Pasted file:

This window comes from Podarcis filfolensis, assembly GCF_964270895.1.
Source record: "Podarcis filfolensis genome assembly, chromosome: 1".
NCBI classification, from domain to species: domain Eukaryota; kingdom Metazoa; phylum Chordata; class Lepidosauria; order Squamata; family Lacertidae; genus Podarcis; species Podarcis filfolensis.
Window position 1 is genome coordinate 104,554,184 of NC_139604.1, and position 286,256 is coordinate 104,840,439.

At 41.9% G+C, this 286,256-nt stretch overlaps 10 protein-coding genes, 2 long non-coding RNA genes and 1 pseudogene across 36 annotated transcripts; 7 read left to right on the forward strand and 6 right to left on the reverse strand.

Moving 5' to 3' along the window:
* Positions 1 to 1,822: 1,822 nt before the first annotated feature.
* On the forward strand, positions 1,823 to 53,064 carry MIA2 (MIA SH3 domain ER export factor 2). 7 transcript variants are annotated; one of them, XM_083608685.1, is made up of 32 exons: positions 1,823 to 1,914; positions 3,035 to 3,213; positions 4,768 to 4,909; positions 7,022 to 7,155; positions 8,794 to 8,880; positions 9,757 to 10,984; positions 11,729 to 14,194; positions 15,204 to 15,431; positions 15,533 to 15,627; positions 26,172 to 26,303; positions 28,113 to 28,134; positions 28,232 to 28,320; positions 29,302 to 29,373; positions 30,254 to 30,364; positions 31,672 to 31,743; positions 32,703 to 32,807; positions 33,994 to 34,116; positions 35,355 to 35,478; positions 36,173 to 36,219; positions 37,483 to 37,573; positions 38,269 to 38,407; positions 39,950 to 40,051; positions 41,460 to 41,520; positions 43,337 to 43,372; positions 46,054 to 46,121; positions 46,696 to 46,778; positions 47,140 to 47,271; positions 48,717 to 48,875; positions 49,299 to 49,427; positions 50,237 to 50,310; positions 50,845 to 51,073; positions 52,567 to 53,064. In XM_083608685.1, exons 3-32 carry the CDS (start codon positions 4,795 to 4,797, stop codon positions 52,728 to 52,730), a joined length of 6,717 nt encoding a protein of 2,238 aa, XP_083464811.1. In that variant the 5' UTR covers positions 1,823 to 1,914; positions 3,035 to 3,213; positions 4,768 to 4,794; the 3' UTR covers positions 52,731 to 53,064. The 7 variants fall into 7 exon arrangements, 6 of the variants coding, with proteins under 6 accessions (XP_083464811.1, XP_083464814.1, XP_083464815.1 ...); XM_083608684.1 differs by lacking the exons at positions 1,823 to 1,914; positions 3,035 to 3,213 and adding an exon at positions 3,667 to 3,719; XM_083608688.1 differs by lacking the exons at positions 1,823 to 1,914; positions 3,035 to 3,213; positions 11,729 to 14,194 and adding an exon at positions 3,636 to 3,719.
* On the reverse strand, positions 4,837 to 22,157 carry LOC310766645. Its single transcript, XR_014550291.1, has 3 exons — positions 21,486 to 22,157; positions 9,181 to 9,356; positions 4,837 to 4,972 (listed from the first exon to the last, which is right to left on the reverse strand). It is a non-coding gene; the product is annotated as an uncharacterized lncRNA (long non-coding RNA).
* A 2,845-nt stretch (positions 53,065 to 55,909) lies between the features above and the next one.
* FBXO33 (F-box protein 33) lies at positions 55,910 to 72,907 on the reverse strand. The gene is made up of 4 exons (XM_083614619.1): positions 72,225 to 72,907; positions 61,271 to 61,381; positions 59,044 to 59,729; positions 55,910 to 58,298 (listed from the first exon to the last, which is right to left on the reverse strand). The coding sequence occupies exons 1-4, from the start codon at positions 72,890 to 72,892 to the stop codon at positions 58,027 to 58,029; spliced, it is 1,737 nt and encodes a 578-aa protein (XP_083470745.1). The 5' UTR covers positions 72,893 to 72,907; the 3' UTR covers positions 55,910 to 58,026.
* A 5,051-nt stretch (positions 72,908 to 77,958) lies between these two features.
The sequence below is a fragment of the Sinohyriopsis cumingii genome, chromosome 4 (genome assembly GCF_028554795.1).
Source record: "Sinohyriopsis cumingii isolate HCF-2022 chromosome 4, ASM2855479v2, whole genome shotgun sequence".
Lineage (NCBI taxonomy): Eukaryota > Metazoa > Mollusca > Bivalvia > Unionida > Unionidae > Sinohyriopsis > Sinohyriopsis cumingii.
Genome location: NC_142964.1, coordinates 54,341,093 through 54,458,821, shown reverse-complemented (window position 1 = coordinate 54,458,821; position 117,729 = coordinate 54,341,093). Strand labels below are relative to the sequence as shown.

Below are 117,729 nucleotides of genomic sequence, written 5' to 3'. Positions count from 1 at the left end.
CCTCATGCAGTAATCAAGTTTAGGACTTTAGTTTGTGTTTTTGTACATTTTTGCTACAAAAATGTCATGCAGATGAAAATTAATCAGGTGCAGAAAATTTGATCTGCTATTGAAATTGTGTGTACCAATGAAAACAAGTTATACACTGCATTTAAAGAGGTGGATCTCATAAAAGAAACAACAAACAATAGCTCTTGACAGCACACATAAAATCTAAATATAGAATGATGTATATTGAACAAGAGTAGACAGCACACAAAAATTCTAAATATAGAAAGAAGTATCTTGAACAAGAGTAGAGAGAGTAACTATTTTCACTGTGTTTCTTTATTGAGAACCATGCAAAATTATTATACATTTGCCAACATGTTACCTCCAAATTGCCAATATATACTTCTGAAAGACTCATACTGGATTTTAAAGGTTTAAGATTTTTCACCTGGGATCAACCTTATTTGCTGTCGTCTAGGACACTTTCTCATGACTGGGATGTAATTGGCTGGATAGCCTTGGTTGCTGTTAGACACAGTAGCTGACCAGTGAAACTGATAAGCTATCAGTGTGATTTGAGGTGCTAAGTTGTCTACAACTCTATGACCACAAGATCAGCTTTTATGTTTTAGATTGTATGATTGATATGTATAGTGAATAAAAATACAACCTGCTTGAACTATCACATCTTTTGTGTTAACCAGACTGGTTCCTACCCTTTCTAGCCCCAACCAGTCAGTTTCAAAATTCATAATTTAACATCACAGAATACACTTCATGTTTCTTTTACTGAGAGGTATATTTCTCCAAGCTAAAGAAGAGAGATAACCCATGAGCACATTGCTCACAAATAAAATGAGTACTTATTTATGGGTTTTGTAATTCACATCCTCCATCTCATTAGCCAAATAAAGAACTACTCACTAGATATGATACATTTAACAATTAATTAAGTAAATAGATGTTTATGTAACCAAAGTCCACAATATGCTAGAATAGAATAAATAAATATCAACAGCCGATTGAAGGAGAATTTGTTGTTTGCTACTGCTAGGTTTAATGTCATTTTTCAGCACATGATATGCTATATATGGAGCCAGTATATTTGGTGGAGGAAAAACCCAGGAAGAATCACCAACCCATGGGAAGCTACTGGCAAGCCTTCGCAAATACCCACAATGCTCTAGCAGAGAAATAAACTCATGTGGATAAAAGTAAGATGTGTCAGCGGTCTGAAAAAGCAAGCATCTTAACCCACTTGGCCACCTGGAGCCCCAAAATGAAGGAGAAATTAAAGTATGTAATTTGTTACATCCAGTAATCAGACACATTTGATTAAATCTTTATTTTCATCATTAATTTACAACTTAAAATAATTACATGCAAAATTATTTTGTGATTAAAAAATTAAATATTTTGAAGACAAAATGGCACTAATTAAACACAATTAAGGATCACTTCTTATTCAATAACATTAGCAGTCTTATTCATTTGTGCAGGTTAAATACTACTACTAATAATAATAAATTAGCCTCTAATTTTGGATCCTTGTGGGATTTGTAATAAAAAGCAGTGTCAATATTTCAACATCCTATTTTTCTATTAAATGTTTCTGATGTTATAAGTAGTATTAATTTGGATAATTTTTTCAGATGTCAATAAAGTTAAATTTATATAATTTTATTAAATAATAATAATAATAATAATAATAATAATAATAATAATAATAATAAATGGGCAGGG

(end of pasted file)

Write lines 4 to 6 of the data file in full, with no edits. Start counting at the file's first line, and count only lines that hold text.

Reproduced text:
Window position 1 is genome coordinate 104,554,184 of NC_139604.1, and position 286,256 is coordinate 104,840,439.

At 41.9% G+C, this 286,256-nt stretch overlaps 10 protein-coding genes, 2 long non-coding RNA genes and 1 pseudogene across 36 annotated transcripts; 7 read left to right on the forward strand and 6 right to left on the reverse strand.

Moving 5' to 3' along the window: